A detailed history on present spectacle use and the type of spectacle was ascertained from all subjects participating in the study. Subjects who had completed at least primary education were classified as literates. [19] Occupation was classified as daily wage, employed (private/government/self-employed/business), retired and professionals.

Emmetropia was defined as a spherical equivalent between -0.50 diopter sphere (DS) and +0.50 DS. [12],[20] Myopia was defined as a spherical equivalent lesser than -0.50 DS and spherical equivalent lesser than - 5.00 DS was classified as high myopia. [11],[12],[20],[21],[22],[23],[24] Hyperopia was defined as spherical equivalent greater than +0.50DS. [11],[12],[20],[21],[22],[23],[24] Astigmatic correction was prescribed in the minus cylinder format and astigmatism was defined as a cylindrical error less than -0.50 diopter cylinder (DC) in any axis. [11],[12],[20],[21],[22],[23],[24] Astigmatism was defined as with the rule if the axis lay within 15 on either side of the horizontal meridian, against the rule if the axis lay within 15 on either side of the vertical meridian and oblique astigmatism if the axis lay between 15 to 75 or between 105 to 165. [12],[21] Significant nuclear sclerosis was defined as nuclear opalescence of N2 or more with the LOCS II grading system. [18] Diabetes mellitus was detected based on previous history and/or random blood sugar level greater than 200 mg/dl. [25]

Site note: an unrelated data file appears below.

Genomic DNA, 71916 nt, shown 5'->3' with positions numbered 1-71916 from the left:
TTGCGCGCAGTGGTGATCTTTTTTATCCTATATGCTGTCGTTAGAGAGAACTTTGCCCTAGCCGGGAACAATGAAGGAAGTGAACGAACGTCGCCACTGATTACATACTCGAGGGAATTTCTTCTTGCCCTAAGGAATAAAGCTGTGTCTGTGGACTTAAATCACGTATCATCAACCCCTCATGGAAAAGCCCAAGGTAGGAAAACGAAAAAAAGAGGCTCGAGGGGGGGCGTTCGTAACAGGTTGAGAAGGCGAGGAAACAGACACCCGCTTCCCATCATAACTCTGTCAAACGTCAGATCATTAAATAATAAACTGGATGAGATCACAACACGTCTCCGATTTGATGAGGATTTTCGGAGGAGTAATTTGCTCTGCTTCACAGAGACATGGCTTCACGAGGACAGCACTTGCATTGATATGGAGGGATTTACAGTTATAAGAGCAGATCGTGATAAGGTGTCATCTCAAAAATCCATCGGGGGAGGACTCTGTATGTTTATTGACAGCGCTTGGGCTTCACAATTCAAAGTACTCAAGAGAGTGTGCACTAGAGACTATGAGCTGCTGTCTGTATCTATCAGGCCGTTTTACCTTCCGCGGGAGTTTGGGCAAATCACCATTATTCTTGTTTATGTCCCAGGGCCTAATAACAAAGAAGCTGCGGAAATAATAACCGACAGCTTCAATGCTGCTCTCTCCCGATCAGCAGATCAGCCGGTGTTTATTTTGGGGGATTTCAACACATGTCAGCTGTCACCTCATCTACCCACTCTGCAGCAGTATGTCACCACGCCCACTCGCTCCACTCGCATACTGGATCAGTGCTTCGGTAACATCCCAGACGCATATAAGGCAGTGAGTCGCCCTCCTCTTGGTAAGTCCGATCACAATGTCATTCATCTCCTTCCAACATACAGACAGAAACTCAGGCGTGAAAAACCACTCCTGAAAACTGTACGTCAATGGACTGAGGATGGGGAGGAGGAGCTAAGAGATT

Data analysis was carried out using SPSS Version 13 (SPSS Inc, Chicago, IL). Significance was assessed at the P < 0.05 levels for all parameters. Categorical variables between groups were compared using Chi square test or Fisher's exact test; t test was used for continuous variables. Trends with age were analyzed using Chi square analysis for trend. Pearson's coefficient of correlation was used to compare subjective and objective refraction and right and left eye refraction. Multivariate analyses were performed using logistic regression.


  Results Top


A total of 7774 subjects (3924 rural, 3850 urban) responded to the study. The urban population was significantly older than the rural population. The demographics of the participants from the rural and urban populations are shown in [Table - 1].

Three thousand five hundred and nine (89.4%) rural subjects and 3513 (91.3%) urban subjects were phakic in the right eye. Results were analyzed for 2508 (71.5%) rural and 3143 (89.5%) urban subjects whose best-corrected visual acuity in the right eye was 20/40 or better. One thousand one (25.5%) rural subjects were excluded from analysis due to poor vision, 921 (92.0%) due to cataract (LOCS II grade ≥ N2/C3/P2) and the remaining 80 (28 emmetropes, 41 myopes, 11 hyperopes) due to other ocular diseases precluding accurate subjective or objective refraction. In the urban population of the 368 (9.6%) subjects excluded due to poor vision, 330 (89.7%) were due to cataract and the remaining 38 (12 emmetropes, four myopes, eight high myopes, 14 hyperopes) were due to other ocular diseases.

No significant difference was seen between mean objective and subjective refraction in both rural and urban populations ( p = 0.06 and 0.49 respectively). Good correlation was seen in subjective refraction between right eye and left eye in both rural and urban populations (Pearson's correlation: 0.80 and 0.91 respectively). The mean refractive error was -0.56 DS in the rural and +0.40 DS in the urban population. The median refractive error in the rural and urban populations was 0.00 DS and 0.50 DS respectively.

The urban population was significantly older than the rural population ( p < 0.001). The demographics of the analyzed population and of all refractive error groups are shown in [Table - 2],[Table - 3]. There was no significant difference in the proportion of men and women among the rural and urban populations in any of the refractive error groups.